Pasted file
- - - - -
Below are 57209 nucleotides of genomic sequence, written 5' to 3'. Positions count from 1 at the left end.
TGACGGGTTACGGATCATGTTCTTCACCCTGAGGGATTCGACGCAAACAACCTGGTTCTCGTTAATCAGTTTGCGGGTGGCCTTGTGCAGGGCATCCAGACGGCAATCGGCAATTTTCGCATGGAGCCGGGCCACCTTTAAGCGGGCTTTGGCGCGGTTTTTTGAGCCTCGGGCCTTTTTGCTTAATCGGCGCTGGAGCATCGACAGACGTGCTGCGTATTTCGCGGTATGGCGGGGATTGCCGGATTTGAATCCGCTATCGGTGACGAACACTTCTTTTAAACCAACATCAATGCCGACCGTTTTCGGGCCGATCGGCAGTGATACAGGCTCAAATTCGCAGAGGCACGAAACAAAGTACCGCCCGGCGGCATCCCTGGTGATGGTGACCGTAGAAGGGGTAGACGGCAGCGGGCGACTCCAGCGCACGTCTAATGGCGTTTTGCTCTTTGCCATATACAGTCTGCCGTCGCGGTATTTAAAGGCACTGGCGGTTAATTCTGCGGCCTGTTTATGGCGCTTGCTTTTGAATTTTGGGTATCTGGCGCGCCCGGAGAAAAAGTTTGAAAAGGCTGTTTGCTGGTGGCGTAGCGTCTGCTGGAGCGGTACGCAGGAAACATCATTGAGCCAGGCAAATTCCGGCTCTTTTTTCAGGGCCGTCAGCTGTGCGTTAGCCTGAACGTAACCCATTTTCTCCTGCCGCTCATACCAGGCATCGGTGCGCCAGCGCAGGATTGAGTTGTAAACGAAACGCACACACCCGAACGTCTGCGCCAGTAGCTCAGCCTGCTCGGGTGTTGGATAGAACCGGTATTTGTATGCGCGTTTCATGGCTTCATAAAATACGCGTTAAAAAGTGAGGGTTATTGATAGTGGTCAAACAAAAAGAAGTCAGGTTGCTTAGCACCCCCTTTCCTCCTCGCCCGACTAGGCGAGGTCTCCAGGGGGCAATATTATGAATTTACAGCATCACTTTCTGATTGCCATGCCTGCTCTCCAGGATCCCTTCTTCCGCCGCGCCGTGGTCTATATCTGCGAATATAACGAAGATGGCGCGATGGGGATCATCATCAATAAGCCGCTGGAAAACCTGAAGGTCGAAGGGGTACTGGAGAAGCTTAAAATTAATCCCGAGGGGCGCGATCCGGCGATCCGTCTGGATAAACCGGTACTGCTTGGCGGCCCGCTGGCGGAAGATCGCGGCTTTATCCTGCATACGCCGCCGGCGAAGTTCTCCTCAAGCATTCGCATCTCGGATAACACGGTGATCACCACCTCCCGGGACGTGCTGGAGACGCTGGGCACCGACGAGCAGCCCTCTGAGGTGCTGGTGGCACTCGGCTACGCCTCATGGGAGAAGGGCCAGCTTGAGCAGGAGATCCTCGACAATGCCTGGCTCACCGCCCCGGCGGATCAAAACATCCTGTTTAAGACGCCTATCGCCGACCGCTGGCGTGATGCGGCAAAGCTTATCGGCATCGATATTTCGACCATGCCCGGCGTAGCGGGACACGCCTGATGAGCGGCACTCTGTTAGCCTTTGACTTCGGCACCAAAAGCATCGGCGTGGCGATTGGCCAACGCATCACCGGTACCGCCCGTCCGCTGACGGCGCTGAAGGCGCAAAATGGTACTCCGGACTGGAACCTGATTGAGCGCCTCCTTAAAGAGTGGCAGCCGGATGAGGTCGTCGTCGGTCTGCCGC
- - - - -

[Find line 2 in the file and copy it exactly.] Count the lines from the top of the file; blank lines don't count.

TGACGGGTTACGGATCATGTTCTTCACCCTGAGGGATTCGACGCAAACAACCTGGTTCTCGTTAATCAGTTTGCGGGTGGCCTTGTGCAGGGCATCCAGACGGCAATCGGCAATTTTCGCATGGAGCCGGGCCACCTTTAAGCGGGCTTTGGCGCGGTTTTTTGAGCCTCGGGCCTTTTTGCTTAATCGGCGCTGGAGCATCGACAGACGTGCTGCGTATTTCGCGGTATGGCGGGGATTGCCGGATTTGAATCCGCTATCGGTGACGAACACTTCTTTTAAACCAACATCAATGCCGACCGTTTTCGGGCCGATCGGCAGTGATACAGGCTCAAATTCGCAGAGGCACGAAACAAAGTACCGCCCGGCGGCATCCCTGGTGATGGTGACCGTAGAAGGGGTAGACGGCAGCGGGCGACTCCAGCGCACGTCTAATGGCGTTTTGCTCTTTGCCATATACAGTCTGCCGTCGCGGTATTTAAAGGCACTGGCGGTTAATTCTGCGGCCTGTTTATGGCGCTTGCTTTTGAATTTTGGGTATCTGGCGCGCCCGGAGAAAAAGTTTGAAAAGGCTGTTTGCTGGTGGCGTAGCGTCTGCTGGAGCGGTACGCAGGAAACATCATTGAGCCAGGCAAATTCCGGCTCTTTTTTCAGGGCCGTCAGCTGTGCGTTAGCCTGAACGTAACCCATTTTCTCCTGCCGCTCATACCAGGCATCGGTGCGCCAGCGCAGGATTGAGTTGTAAACGAAACGCACACACCCGAACGTCTGCGCCAGTAGCTCAGCCTGCTCGGGTGTTGGATAGAACCGGTATTTGTATGCGCGTTTCATGGCTTCATAAAATACGCGTTAAAAAGTGAGGGTTATTGATAGTGGTCAAACAAAAAGAAGTCAGGTTGCTTAGCACCCCCTTTCCTCCTCGCCCGACTAGGCGAGGTCTCCAGGGGGCAATATTATGAATTTACAGCATCACTTTCTGATTGCCATGCCTGCTCTCCAGGATCCCTTCTTCCGCCGCGCCGTGGTCTATATCTGCGAATATAACGAAGATGGCGCGATGGGGATCATCATCAATAAGCCGCTGGAAAACCTGAAGGTCGAAGGGGTACTGGAGAAGCTTAAAATTAATCCCGAGGGGCGCGATCCGGCGATCCGTCTGGATAAACCGGTACTGCTTGGCGGCCCGCTGGCGGAAGATCGCGGCTTTATCCTGCATACGCCGCCGGCGAAGTTCTCCTCAAGCATTCGCATCTCGGATAACACGGTGATCACCACCTCCCGGGACGTGCTGGAGACGCTGGGCACCGACGAGCAGCCCTCTGAGGTGCTGGTGGCACTCGGCTACGCCTCATGGGAGAAGGGCCAGCTTGAGCAGGAGATCCTCGACAATGCCTGGCTCACCGCCCCGGCGGATCAAAACATCCTGTTTAAGACGCCTATCGCCGACCGCTGGCGTGATGCGGCAAAGCTTATCGGCATCGATATTTCGACCATGCCCGGCGTAGCGGGACACGCCTGATGAGCGGCACTCTGTTAGCCTTTGACTTCGGCACCAAAAGCATCGGCGTGGCGATTGGCCAACGCATCACCGGTACCGCCCGTCCGCTGACGGCGCTGAAGGCGCAAAATGGTACTCCGGACTGGAACCTGATTGAGCGCCTCCTTAAAGAGTGGCAGCCGGATGAGGTCGTCGTCGGTCTGCCGC